Ice slips run into painful experience

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Mark Covert has run at least one mile per day for more than 41 years. He's laced 'em up hours after hemorrhoid surgery, aboard a cruise ship and despite a broken foot.

That's nearly 15,000 consecutive days and far north of 130,000 miles for the 59-year-old track and cross country coach at Antelope Valley College in California.

This according to the United States Running Streak Association, a demented bunch that recognizes Covert's as the longest active streak.

Decades of braving elements, injuries and fatigue. Close encounters with cars, canines and hornets.

For what?

The reasons are myriad. Health and fitness, the endorphin rush and spiritual awakening to name a few.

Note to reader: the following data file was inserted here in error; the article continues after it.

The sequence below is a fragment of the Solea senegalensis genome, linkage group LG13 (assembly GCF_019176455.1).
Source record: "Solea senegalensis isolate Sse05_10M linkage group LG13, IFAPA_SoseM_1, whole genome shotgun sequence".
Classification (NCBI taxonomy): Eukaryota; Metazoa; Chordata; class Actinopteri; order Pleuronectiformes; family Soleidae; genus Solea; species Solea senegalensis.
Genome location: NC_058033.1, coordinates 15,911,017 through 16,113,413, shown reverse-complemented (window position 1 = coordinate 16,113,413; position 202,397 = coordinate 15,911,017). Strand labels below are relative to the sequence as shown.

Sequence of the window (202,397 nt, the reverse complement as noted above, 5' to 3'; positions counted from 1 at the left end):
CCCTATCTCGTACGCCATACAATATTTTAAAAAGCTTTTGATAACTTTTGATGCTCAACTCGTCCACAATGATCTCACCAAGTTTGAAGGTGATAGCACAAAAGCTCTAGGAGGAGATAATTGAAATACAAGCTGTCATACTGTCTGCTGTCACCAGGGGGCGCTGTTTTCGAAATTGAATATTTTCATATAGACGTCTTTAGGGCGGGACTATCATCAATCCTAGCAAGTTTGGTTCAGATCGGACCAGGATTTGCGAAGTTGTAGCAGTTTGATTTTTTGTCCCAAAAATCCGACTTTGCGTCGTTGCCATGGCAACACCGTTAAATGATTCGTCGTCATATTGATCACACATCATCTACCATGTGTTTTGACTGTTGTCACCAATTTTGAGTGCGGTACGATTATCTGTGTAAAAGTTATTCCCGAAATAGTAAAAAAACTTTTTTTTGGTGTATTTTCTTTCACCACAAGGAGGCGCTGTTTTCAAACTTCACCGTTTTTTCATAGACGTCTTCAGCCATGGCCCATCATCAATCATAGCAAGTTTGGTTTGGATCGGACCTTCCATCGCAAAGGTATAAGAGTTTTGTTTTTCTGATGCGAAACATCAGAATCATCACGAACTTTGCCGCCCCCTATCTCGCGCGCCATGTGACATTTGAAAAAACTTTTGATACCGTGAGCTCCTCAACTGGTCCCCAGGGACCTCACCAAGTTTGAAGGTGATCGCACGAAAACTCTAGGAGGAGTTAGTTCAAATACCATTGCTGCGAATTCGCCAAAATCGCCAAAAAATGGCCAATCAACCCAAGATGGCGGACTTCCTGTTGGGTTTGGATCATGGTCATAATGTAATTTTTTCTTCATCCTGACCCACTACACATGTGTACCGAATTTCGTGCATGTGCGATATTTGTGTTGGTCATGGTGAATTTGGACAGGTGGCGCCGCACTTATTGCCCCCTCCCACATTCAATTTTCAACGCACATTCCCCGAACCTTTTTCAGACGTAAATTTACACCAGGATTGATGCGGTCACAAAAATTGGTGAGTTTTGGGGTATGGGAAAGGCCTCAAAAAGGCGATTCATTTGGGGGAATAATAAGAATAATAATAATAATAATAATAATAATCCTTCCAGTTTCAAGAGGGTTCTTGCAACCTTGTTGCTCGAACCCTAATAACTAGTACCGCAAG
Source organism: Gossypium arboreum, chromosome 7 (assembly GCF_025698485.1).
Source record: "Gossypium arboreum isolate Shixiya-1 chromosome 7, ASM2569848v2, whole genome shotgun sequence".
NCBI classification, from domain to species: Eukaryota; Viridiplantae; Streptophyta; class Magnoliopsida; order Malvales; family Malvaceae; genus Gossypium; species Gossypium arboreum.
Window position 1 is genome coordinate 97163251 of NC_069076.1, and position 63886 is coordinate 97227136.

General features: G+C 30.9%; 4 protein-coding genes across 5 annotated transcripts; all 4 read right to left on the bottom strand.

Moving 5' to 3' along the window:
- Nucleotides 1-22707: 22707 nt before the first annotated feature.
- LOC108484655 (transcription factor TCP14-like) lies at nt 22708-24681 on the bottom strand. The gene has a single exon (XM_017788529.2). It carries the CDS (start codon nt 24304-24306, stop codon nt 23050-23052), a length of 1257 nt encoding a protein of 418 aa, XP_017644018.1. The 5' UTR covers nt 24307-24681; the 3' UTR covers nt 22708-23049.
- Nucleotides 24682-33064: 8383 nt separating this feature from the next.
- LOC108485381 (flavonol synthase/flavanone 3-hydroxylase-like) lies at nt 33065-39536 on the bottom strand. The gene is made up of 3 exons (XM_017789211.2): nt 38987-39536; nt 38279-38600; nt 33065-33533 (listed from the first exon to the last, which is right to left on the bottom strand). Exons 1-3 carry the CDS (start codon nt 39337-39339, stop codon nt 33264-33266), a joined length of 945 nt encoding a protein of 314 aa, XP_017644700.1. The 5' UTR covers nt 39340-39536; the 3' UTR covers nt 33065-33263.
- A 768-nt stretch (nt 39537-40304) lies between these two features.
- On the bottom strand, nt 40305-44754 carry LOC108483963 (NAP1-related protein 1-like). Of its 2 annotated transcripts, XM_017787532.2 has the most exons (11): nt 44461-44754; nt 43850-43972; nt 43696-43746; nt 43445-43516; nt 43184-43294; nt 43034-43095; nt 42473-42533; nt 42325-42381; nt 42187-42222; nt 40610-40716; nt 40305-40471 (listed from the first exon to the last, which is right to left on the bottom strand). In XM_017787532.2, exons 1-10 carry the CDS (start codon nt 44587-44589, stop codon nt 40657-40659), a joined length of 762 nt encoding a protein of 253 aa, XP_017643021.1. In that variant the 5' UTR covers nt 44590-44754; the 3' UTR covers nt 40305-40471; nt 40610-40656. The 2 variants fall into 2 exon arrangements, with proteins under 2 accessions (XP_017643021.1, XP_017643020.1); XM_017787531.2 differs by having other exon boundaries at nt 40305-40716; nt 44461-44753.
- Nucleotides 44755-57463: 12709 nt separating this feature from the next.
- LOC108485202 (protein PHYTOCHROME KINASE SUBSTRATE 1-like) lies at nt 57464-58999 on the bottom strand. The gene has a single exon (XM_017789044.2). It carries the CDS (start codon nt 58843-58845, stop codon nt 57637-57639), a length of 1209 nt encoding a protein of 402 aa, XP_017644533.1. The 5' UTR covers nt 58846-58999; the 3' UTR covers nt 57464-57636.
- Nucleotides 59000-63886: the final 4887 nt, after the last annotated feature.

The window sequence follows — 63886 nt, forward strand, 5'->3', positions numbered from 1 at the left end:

Ah, but when do dedication and discipline morph into obsession? And when does obsession become folly?

Typing one-handed, modeling a hospital gown straight out of GQ and awaiting the pain meds to hit overdrive, methinks I have some insight.

Now I have long been a klutz. A faceplant into cement stairs sent my baby teeth flying. Tripping over a garden hose broke my left foot.

With that history, you'd think I would have known better than to run in this weekend's snow and ice.

Uh, no.

As Dad often remarked when report cards arrived, "How is it that you pass math and English but flunk common sense?"

Somewhere in the heavens he voiced that sentiment again Sunday morning when I fell running.

Fractured arm.

Wounded pride.

Hadn't hurt that much since a Novocain shot in the left foot.

Haven't been this sore since a Virginia Tech basketball player — one of the Jackson brothers — hurdled press row during a 1996 game at George Washington and knocked me straight back, smacking my head against the floor.

Haven't been this red-faced since Bucknering a ground ball to first in a youth baseball playoff game.

Fortunately, no surgery or hospital stay. Unfortunately, I'm not sure I learned my lesson.

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